Advance Notice: Animal Collective’s Merriweather Post Pavilion


The cult of celebrity surrounding indie spazz-poppers Animal Collective’s new album is astounding: hype and nerdy pining are to be expected, but this is something else entirely. Blogs haven’t been so much abuzz as ablaze, and fans have gone as far as hacking the band’s email account in hopes of attaining an advance copy of the album. As Ateaseweb’s “Animal Collective – Merriweather Post Pavilion, HYPE!” discussion thread hit its 1000th (!?!?) page, one can’t help but wonder: is this the moment when indie-rock’s prized band of weirdo rockers finally emerges from the underground?

To call Merriweather Post Pavilion a game-changer is a bit disingenuous: it feels more like a long-imminent arrival. While the album does court the outer edges, it also flirts with the avant-pop appeal of more mainstream artists like TV on the Radio, Modest Mouse, Beck, Radiohead, and Bjork — a clear indication that the band is interested in more holding court with more popular peers.

Not that you’d know it from the outset. Wallowing in a folk-drenched fog, opener “In the Flowers” evokes the spirit of lilting ’70s British acts while dredging up the pseudo-psych revelries of contemporaries like the Shins. Less indicative of the album and more a processional introduction, the song ducks and weaves, rising smoothly through its first two minutes before swelling at the midpoint with the words, “If I could just leave my body for the night.” From there, shafts of bright light torrent around the words, lending way to an ecstatic, falsetto croon.

Using the tropes of the band’s last record, Strawberry Jam, to far more accessible ends, “My Girls” sets a sampled synth into endless return. While past attempts at this sort of single-tone song base were often frenzied and abrasive, here the sounds are counter-balanced by an anthemic, Beach Boys-style harmony. With this, the band’s recent dismissals of Brian Wilson’s influence begin to fall flat: the song’s interlaced vocal melodies are taken straight from the source.

Perhaps more surprising than Merriweather Post Pavilion‘s streamlined vocals (which are as evocative of Panda’s Bear’s Person Pitch as anything by the full band), “My Girls” introduces an entirely new element: the gangly, disjointed groove. Only a few seconds in, a funked-up rhythm guitar kicks alongside thumping drums and hand-claps. From there, the band dips into a (very) distant (and unexpectedly danceable) disco groove. Thus it is that Animal Collective gives us its first bona-fide, clap-along cut.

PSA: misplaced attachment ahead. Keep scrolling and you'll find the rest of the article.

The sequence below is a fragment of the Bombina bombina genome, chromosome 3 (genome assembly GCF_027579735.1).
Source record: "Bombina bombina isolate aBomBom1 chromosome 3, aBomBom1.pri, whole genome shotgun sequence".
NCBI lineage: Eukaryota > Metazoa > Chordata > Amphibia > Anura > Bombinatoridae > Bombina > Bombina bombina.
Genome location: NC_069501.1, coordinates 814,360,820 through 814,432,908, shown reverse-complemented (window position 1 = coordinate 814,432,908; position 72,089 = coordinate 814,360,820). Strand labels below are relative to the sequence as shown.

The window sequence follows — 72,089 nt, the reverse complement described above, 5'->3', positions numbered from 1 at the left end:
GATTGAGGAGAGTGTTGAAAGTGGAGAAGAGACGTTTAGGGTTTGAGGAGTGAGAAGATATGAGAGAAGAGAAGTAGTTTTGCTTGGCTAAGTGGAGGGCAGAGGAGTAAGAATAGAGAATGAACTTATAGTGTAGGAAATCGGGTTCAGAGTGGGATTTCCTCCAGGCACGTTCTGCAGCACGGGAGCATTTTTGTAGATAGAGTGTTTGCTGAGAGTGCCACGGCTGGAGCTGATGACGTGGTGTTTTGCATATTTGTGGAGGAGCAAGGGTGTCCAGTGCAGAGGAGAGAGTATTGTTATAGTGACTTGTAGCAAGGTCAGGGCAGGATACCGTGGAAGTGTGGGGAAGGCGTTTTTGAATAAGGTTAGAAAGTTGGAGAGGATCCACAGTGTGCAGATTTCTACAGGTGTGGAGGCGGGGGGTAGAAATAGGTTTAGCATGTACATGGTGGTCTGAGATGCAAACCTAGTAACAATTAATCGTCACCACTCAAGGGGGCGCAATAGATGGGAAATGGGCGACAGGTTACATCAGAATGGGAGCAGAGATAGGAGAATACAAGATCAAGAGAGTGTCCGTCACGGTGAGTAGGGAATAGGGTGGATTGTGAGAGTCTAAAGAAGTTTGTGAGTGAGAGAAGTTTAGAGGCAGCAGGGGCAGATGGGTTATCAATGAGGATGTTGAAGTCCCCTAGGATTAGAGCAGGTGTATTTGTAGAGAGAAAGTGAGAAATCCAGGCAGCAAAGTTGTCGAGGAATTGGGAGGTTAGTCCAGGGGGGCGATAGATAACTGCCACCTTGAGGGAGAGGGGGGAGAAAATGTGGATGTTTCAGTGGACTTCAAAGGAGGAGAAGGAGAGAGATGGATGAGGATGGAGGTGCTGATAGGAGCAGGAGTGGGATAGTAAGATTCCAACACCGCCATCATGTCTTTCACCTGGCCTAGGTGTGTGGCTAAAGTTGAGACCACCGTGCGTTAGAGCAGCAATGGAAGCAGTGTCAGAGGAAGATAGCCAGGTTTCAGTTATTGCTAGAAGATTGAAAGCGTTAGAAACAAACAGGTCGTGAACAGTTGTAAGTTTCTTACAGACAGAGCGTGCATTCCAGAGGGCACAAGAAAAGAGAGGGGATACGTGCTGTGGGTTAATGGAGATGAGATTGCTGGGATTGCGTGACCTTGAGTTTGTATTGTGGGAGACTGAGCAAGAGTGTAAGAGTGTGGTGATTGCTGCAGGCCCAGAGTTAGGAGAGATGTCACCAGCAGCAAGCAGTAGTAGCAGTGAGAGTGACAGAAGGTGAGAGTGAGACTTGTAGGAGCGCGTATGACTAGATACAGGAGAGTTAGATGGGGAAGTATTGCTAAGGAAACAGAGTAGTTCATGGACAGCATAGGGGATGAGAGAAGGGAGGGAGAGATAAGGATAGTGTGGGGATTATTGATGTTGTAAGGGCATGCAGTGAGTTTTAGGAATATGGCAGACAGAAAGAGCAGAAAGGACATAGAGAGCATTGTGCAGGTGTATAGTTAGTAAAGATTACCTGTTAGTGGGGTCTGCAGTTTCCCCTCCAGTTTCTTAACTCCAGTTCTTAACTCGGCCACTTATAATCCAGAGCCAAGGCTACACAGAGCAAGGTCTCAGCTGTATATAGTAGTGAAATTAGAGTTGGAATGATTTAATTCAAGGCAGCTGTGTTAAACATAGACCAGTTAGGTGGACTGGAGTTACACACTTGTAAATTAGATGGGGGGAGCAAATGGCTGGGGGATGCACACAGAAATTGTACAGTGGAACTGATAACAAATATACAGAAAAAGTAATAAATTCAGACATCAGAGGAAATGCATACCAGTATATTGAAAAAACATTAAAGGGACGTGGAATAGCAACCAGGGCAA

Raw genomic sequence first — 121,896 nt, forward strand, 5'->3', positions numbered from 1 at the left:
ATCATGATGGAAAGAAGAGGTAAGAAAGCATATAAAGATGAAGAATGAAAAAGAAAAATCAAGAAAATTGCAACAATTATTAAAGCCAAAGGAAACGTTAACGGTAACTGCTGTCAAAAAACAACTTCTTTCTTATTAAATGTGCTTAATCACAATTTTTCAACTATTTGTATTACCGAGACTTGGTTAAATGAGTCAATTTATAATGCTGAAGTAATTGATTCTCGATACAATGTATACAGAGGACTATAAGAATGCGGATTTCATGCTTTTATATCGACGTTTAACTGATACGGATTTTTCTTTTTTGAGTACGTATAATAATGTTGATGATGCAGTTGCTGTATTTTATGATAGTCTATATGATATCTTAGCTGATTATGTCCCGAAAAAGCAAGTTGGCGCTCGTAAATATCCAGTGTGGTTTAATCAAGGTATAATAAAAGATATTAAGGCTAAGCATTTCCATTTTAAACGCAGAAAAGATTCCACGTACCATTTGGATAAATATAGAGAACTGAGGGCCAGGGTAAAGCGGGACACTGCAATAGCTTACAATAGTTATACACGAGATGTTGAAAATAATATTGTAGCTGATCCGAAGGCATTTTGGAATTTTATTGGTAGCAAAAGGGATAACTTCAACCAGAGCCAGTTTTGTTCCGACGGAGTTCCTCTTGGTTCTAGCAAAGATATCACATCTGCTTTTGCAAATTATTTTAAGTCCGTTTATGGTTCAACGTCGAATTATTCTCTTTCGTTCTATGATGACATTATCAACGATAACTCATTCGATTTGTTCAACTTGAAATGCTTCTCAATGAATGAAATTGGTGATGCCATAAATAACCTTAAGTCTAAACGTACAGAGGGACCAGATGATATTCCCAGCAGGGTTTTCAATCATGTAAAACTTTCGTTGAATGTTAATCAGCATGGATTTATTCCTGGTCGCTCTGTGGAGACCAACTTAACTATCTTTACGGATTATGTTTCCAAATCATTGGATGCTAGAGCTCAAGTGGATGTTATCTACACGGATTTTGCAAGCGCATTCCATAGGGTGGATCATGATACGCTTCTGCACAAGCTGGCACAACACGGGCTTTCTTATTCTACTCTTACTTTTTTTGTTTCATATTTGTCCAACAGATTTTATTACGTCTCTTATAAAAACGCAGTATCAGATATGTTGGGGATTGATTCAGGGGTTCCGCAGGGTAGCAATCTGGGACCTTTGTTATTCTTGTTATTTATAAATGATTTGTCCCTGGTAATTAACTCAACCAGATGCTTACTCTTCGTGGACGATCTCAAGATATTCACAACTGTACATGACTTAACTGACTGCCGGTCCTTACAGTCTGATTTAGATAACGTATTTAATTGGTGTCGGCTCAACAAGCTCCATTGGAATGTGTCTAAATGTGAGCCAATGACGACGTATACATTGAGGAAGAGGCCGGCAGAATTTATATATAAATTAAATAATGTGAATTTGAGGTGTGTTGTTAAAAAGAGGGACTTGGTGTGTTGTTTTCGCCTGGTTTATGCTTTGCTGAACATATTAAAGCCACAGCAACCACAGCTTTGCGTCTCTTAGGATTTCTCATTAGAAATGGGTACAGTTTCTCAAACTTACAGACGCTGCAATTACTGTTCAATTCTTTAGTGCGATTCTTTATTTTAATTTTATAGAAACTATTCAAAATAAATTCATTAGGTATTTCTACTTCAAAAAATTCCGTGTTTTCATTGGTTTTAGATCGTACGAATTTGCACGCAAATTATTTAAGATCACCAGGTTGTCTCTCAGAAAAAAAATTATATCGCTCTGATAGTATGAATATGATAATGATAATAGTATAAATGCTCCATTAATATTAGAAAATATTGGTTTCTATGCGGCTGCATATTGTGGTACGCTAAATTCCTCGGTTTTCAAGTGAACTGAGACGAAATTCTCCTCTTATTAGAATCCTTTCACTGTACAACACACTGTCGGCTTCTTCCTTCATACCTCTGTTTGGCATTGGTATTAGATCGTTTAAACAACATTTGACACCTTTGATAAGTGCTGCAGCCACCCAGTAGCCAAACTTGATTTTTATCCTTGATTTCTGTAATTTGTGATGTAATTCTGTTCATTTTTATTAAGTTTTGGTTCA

“Daily Routine” courts a similar kind of unrepentant pop appeal, slowing things down with a full-bodied, head-bopping beat. For its part, “Also Frightened” is more tentative, operating in the sting-laced environs of classic folk and orchestral indie.

“Summertime Clothes,” meanwhile, coalesces the elements of more recent AC records: freak-out vocals flow over ensemble sing-alongs — “I wAAAnt to wAAAlk AAAround with you” — as a seemingly endless procession of watery, subterranean textures emerge. This is the sort of stuff Elephant Sixers like Olivia Tremor Control were after — freak-out pop with a thousand moving parts. “Blusih,” “No More Running,” and “Guys Eyes” are similarly oceanic — their oscillating tones and percussive oddities wrapped warmly around echo-y vocals.

Showing the band’s inimitable range, Tropicália-meets-Flaming Lips-style psych outs like “Lion in A Coma” and album-ender “Brothersport” mash staccato vocals with South American and African rhythm. The results are buoyant paeans to everyone from Os Mutantes and Talking Heads to Paul Simon and Ladysmith Black Mambazo.

In this way, the band for the first time transcends its influences. Sure, Animal Collective has always courted the grandeur of “acceptable” avant-garde rock acts like Bjork and Radiohead, but Merriweather Post Pavilion marks the moment when the long-brewing act emerges amongst such peers as its own, unique entity.

Merriweather Post Pavilion is due out January 20 in the U.S. and January 12 in the UK from Domino.